Women were allowed to enter only three events, but she broke four world records; she won the javelin throw, with 143 feet, 4 inches, and won the 80-meter hurdles, twice breaking the previous world record (her best time was 11.7 seconds). She made a world record high jump, but the jump was disallowed and she was awarded second place.

The noted sports writer Paul Gallico remarked, “On every count, accomplishment, temperament, personality, and color, she belongs to the ranks of those story-book champions of our age of innocence.” Gallico also referred to her as “the most talented athlete, male or female, ever developed in our country.”

Didrikson began playing golf in 1931 or 1932. According to Gallico, in 1932, in her 11th game of golf, she drove 260 yards from the first tee and played the second nine in 43. She herself stated that she entered her first golf tournament in the fall of 1934. Although she did not win, she captured the qualifying round with a 77. In April 1935, in the Texas State Women’s Championship, she carded a birdie on the par-5 31st hole, to win the tournament two-up.

In the summer of 1935 she was declared a professional because of an unauthorized endorsement. She accepted the decision and for several years traveled about the country giving golf exhibitions. She also appeared on the vaudeville circuit with a number of different acts. She was the only woman on the Babe Didrikson All-American basketball team and played a few games with the House of David baseball team.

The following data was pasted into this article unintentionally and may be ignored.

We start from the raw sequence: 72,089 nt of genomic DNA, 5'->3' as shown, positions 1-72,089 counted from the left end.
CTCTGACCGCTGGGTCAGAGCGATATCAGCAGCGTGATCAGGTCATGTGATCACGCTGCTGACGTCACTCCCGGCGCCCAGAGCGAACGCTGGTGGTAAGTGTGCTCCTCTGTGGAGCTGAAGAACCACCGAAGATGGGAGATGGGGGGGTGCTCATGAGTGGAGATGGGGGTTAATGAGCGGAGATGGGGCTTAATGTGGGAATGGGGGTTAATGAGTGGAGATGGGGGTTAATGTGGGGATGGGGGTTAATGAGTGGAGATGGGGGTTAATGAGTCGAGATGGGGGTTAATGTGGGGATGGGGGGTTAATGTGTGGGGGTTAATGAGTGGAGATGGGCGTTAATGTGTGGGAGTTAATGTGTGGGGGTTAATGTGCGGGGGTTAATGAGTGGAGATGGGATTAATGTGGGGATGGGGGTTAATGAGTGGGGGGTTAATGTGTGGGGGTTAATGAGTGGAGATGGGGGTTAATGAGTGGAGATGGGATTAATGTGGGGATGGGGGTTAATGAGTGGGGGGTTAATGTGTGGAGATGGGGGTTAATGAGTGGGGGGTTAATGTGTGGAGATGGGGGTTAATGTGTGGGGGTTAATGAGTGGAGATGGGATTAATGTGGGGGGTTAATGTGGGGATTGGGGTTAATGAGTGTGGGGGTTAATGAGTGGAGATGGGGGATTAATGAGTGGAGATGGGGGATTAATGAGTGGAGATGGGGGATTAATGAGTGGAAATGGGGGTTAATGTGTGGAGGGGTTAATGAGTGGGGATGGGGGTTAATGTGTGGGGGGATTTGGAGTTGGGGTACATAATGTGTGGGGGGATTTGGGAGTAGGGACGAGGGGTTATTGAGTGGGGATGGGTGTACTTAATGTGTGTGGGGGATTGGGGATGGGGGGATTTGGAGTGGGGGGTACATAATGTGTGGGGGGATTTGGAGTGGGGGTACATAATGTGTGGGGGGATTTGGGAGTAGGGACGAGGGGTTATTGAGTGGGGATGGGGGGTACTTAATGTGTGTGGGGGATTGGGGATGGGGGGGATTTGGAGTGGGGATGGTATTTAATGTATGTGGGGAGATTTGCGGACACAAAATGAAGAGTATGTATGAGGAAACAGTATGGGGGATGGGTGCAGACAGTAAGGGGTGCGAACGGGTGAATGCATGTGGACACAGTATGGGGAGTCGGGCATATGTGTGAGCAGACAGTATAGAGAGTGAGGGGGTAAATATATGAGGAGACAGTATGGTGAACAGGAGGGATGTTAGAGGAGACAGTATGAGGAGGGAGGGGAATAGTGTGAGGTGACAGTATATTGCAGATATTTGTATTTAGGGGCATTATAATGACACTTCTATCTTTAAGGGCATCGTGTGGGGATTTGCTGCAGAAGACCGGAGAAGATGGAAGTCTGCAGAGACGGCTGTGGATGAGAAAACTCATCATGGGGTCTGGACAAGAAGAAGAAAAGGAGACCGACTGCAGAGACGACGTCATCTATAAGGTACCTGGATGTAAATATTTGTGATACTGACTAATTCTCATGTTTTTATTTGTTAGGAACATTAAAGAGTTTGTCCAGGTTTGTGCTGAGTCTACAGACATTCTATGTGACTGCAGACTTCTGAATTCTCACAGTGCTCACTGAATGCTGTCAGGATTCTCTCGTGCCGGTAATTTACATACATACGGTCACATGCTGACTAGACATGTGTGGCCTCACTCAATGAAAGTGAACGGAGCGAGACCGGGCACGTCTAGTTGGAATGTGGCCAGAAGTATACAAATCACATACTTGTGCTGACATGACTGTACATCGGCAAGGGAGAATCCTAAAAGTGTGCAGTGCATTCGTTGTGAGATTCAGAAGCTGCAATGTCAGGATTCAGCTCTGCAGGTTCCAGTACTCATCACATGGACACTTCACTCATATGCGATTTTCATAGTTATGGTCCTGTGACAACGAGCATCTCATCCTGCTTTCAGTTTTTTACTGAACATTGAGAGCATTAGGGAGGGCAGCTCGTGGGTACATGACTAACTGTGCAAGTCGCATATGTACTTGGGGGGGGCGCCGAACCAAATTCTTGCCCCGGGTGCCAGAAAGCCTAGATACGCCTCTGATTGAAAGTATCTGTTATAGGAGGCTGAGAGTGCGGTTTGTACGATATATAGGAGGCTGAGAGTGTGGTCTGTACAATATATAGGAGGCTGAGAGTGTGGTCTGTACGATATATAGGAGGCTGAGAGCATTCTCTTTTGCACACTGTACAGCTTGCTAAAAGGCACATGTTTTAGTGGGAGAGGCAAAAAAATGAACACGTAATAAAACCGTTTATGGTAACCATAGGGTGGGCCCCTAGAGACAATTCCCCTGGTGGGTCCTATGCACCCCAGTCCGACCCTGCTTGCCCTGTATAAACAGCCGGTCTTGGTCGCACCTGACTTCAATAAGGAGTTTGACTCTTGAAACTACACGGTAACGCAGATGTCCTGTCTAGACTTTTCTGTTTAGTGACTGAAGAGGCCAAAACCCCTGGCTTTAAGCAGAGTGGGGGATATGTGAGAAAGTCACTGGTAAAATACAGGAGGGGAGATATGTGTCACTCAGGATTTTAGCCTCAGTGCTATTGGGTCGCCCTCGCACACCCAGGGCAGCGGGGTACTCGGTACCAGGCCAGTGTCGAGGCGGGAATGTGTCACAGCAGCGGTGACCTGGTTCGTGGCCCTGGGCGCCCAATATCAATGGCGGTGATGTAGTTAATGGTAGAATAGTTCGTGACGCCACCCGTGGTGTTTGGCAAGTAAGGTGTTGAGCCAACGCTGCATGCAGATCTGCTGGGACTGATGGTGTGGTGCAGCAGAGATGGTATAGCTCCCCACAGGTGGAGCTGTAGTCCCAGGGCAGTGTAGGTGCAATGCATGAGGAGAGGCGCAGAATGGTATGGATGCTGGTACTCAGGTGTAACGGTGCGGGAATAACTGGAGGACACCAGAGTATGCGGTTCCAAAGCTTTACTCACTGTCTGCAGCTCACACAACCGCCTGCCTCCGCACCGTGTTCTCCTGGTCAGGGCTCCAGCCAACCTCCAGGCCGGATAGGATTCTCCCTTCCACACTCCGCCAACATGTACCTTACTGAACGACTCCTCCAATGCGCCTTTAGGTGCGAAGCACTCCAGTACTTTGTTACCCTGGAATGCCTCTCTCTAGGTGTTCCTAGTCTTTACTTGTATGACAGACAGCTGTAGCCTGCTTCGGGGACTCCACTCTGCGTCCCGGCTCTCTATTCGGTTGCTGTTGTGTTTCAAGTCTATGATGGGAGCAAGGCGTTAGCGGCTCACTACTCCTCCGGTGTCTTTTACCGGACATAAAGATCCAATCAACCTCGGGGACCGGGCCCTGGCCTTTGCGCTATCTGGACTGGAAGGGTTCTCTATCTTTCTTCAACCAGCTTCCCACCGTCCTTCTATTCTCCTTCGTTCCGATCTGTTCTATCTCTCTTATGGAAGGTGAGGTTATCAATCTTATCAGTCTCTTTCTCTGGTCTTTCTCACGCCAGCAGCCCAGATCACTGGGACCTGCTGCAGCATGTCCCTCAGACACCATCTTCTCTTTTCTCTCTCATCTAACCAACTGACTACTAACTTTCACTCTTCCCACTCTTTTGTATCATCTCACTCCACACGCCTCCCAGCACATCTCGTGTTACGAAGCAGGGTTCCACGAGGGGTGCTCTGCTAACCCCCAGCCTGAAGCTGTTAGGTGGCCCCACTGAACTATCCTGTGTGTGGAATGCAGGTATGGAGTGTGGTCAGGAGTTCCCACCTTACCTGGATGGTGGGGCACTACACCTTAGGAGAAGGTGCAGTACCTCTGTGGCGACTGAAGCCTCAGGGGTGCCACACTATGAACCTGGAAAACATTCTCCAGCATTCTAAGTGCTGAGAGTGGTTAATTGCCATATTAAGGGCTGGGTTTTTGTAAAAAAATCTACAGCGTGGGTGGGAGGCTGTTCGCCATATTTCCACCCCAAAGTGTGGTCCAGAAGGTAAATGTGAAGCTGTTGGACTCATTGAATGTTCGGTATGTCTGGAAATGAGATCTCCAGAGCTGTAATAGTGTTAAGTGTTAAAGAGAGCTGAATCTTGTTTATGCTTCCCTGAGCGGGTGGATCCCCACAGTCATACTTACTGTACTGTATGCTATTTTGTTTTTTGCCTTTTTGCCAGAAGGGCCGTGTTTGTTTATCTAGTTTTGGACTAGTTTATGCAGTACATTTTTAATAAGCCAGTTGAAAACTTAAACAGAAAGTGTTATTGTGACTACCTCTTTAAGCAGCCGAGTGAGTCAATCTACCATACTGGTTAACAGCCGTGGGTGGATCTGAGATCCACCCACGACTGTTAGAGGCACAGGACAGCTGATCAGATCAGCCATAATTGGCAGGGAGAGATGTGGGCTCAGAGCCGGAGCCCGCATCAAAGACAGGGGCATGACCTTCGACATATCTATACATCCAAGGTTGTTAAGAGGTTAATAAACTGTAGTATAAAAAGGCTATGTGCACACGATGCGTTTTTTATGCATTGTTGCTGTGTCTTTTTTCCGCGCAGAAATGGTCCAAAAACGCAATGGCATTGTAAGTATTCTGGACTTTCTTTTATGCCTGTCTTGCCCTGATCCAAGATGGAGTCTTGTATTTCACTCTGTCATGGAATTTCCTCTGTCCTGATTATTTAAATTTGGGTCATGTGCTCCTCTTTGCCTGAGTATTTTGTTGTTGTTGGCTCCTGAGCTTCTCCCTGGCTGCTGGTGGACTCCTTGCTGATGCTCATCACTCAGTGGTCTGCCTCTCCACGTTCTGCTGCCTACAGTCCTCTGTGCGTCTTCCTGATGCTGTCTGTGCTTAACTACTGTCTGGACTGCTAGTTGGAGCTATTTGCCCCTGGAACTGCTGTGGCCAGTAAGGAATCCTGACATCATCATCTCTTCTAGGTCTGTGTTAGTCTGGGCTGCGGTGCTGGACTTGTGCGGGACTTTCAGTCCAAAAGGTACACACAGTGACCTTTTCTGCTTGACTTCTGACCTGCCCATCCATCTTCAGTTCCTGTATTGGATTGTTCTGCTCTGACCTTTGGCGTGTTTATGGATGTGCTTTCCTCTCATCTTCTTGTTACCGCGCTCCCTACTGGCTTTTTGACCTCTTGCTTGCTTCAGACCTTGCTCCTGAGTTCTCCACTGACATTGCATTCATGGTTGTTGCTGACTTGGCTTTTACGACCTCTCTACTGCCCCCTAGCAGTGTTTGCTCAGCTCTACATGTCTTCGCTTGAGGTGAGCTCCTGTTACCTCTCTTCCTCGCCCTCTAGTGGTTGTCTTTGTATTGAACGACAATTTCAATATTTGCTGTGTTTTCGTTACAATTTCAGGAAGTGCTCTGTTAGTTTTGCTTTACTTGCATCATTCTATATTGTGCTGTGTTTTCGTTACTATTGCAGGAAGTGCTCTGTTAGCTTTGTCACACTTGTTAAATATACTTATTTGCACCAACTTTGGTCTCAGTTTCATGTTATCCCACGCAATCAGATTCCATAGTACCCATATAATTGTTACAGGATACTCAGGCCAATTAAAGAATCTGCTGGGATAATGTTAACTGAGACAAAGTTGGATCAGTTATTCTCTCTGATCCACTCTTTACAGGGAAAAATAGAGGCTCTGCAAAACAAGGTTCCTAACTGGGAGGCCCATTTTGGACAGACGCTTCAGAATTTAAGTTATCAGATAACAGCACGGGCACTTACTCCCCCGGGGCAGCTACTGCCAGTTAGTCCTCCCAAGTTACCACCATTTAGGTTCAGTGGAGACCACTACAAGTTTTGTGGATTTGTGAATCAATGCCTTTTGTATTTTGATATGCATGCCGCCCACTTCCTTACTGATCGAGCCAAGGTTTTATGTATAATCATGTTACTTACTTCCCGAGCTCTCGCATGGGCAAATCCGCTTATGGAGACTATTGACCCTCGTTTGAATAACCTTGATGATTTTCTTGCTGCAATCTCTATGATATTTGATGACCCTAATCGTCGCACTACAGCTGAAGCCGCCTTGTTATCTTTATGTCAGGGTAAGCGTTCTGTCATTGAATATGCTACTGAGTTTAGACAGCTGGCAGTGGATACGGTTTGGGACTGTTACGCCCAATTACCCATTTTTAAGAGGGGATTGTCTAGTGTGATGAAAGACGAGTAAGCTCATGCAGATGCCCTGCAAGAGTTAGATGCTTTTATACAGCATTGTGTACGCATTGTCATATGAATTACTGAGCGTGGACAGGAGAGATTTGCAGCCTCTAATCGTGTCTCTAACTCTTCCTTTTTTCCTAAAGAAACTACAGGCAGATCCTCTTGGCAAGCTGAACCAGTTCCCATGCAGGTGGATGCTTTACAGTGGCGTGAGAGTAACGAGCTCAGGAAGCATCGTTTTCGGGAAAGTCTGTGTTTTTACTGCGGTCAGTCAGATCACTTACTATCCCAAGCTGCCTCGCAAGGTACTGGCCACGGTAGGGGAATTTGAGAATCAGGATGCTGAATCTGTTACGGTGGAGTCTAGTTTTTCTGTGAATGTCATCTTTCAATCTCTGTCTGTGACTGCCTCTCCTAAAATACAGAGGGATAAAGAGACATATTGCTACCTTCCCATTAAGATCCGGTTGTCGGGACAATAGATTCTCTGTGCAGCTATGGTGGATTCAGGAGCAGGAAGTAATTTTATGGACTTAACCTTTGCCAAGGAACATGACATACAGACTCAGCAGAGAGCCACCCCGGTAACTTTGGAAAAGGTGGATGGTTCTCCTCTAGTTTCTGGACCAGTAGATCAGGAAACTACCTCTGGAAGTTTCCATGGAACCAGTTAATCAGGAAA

It was during these years that she pitched an inning for the St. Louis Cardinals in an exhibition game with the Philadelphia Athletics. She excelled at almost everything she tried: when only 16 she won a prize for a dress that she had made, at the Texas State Fair; she could type 86 words a minute; she could throw a baseball from deep center field to home plate—once a throw of hers was measured at over 300 feet.

In January 1938, Didrikson met George Zaharias, a professional wrestler often billed as “The Crying Greek from Cripple Creek,” at the Los Angeles Open. She was attracted to this hulk of a man who could drive a golf ball farther than she. On December 23, 1938, they were married. They had no children. Urged by her husband, she applied for reinstatement as an amateur golfer in 1941 and was reinstated in January 1943. Utilizing her tremendous powers of concentration, her almost unlimited self-confidence and her patience, she began to take up golf seriously. She would drive as many as 1,000 balls a day, take lessons for five or six hours, and play until her hands were blistered and bleeding.